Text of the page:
COVID-19 is a respiratory illness that can spread from person to person. The virus that causes COVID-19 is a novel coronavirus that was first identified during an investigation into an outbreak in Wuhan, China.
The following symptoms may appear 2-14 days after exposure.
-Shortness of breath
In response to the spread of COVID-19, Congress has passed three bills into law to assist individuals and small businesses with effects of this pandemic. H.R. 6074, the Coronavirus Preparedness and Response Supplemental Appropriations Act, H.R. 6201, the Families First Coronavirus Response Act, and H.R. 748, the Coronavirus Aid, Relief, and Economic Security (CARES) Act. Together, these laws dramatically expand critical financial lifelines for families, establish new benefits and protections for workers, create new tools for small businesses to meet payroll and other expenses, and provide relief for students and schools. This Families First Coronavirus Constituent Service Resource Toolkit (Spanish version can be found here) will help you understand all the benefits that are available to you and your community — and how to access them.
Additional information about the coronavirus from the CDC can be found here.
Additional information about the coronavirus from the Virginia Department of Health can be found here.
Additional information about the coronavirus from the U.S. Department of Veterans Affairs can be found here.
Additional information about direct cash payments and relief for small businesses can be found here.
Is there a vaccine?
There is currently no vaccine to protect against COVID-19. The best way to prevent illness is to avoid being exposed to this virus. However, as a reminder, CDC always recommends everyday preventive actions to help prevent the spread of respiratory diseases.
Situation in Virginia
Governor Ralph Northam has declared a state of emergency in the Commonwealth of Virginia in response to the continued spread of COVID-19. You can read more about Governor Northam's emergency declaration here.
On March 30th, Governor Northam issued a statewide Stay at Home order which takes effect immediately and will remain in place until June 10, 2020, unless amended or rescinded by a further executive order. The order directs all Virginians to stay home except in extremely limited circumstances. Individuals may leave their residence for allowable travel, including to seek medical attention, work, care for family or household members, obtain goods and services like groceries, prescriptions, and engage in outdoor activity with strict social distancing requirements.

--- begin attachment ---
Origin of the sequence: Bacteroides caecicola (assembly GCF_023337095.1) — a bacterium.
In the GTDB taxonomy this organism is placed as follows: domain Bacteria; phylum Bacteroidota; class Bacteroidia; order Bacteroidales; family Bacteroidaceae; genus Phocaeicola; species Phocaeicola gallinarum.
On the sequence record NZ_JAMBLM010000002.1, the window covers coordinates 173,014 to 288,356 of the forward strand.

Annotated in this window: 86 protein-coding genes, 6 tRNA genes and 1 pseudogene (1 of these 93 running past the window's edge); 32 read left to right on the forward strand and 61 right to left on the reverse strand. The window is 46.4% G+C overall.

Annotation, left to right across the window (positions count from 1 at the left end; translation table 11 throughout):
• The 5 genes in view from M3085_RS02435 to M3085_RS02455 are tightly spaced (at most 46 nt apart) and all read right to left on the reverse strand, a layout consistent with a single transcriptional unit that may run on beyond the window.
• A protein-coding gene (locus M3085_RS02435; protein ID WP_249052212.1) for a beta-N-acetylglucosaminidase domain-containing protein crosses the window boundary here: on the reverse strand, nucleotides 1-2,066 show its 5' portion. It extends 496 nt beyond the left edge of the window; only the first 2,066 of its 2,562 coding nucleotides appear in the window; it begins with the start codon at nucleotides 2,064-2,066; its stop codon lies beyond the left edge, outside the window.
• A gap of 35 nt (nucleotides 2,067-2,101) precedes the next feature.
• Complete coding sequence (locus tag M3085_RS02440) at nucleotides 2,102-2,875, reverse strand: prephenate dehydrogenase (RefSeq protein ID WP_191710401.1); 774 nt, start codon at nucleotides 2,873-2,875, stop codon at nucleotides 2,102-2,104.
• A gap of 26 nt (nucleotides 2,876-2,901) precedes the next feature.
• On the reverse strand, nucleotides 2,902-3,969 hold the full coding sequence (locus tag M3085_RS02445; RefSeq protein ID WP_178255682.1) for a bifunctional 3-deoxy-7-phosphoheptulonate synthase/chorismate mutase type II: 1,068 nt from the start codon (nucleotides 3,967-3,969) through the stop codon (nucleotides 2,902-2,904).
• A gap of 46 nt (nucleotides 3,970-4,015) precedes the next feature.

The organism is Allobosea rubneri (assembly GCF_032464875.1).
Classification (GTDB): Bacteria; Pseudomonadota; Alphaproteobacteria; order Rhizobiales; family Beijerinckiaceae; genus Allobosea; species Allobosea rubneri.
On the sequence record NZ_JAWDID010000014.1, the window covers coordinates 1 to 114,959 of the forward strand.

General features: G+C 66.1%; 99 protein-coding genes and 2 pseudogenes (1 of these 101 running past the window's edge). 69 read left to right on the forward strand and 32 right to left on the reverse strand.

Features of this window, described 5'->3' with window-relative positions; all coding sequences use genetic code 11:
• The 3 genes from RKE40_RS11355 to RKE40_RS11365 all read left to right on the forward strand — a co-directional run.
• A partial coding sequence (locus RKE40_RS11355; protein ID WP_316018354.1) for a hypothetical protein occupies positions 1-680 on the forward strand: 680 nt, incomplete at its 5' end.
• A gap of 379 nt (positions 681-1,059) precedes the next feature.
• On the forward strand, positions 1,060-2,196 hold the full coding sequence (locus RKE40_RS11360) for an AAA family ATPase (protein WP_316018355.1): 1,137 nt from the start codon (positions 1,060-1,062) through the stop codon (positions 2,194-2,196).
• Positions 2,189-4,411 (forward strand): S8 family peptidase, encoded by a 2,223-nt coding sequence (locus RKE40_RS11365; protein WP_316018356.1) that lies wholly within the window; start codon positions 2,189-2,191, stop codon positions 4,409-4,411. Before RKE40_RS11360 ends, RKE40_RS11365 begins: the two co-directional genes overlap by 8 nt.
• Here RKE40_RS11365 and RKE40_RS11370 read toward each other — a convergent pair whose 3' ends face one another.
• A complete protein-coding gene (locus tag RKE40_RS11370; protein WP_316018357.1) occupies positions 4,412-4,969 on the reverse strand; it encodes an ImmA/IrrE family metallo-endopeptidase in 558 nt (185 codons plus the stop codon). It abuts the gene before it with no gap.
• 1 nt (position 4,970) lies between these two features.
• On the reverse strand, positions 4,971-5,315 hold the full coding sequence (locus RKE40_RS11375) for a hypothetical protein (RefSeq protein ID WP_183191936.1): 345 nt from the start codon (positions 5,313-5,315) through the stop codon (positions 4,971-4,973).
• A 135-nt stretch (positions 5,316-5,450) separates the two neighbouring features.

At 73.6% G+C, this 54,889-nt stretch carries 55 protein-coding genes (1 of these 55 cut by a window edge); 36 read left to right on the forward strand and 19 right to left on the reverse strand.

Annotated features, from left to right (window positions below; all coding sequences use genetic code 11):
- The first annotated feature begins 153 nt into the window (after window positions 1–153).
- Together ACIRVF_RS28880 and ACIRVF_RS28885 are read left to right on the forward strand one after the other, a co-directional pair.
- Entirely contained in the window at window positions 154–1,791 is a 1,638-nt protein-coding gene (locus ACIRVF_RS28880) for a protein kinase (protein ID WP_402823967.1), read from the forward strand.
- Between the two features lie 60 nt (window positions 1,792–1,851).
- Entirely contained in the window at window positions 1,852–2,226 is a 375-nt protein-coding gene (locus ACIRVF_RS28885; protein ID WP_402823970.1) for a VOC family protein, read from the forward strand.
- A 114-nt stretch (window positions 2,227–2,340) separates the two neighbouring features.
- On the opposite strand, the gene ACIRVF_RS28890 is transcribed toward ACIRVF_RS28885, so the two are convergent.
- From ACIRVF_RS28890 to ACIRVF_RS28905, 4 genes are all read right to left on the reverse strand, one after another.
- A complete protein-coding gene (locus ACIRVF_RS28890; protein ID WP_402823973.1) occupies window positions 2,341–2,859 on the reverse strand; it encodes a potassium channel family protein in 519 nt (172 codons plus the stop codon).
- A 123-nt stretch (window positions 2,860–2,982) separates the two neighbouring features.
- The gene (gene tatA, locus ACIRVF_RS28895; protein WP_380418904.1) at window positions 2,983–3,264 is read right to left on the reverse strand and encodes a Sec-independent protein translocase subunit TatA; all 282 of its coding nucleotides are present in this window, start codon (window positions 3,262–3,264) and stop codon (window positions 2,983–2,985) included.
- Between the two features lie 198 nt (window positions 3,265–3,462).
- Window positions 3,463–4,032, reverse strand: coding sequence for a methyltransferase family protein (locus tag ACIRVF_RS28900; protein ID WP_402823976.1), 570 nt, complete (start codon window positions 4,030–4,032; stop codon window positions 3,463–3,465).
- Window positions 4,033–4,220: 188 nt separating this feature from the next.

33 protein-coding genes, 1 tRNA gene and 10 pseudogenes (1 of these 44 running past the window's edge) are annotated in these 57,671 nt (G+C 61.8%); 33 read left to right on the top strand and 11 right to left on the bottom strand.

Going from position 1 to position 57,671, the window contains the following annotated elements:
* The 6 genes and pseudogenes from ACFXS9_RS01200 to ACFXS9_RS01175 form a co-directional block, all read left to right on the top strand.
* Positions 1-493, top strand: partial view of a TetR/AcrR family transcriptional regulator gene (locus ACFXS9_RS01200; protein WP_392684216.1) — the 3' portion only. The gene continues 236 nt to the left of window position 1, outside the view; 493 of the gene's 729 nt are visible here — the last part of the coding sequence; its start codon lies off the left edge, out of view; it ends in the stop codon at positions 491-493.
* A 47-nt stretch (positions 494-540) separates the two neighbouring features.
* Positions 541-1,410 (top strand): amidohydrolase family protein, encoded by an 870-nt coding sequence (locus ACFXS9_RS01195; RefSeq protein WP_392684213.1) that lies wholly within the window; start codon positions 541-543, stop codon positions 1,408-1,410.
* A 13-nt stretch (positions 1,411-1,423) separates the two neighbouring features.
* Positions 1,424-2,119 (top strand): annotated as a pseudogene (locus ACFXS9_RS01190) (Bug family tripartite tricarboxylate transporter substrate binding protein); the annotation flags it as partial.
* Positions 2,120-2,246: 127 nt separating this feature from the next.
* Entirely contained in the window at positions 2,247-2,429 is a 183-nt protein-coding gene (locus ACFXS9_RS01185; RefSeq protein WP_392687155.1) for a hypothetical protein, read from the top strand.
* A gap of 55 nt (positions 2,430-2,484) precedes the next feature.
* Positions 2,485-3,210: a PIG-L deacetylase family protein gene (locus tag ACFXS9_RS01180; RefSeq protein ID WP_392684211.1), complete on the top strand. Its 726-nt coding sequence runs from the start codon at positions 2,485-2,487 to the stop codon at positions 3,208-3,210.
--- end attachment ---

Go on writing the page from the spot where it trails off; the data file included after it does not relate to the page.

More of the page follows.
On March 23rd, Governor Northam ordered all K-12 schools in Virginia to close for the remainder of the school year in response to the continued spread of COVID-19. The Governor has also directed all Virginia institutions of higher education to stop in-person classes and instruction.
Critical services will continue to operate, such as police, fire departments and trash removal.
The following recreation and entertainment businesses are considered non-essential and must close to the public:
- Theaters, performing arts centers, concert venues, museums, and other indoor entertainment centers;
- Fitness centers, gymnasiums, recreation centers, indoor sports facilities, indoor exercise facilities;
- Beauty salons, barber shops, spas, massage parlors, tanning salons, tattoo shops, and any other location where personal care or personal grooming services are performed that would not allow compliance with social distancing guidelines to remain six feet apart;
- Racetracks and historic horse racing facilities;
- Bowling alleys, skating rinks, arcades, amusement parks, trampoline parks, fairs, arts and craft facilities, aquariums, zoos, escape rooms, indoor shooting ranges, public and private social clubs, and all other places of indoor public amusement.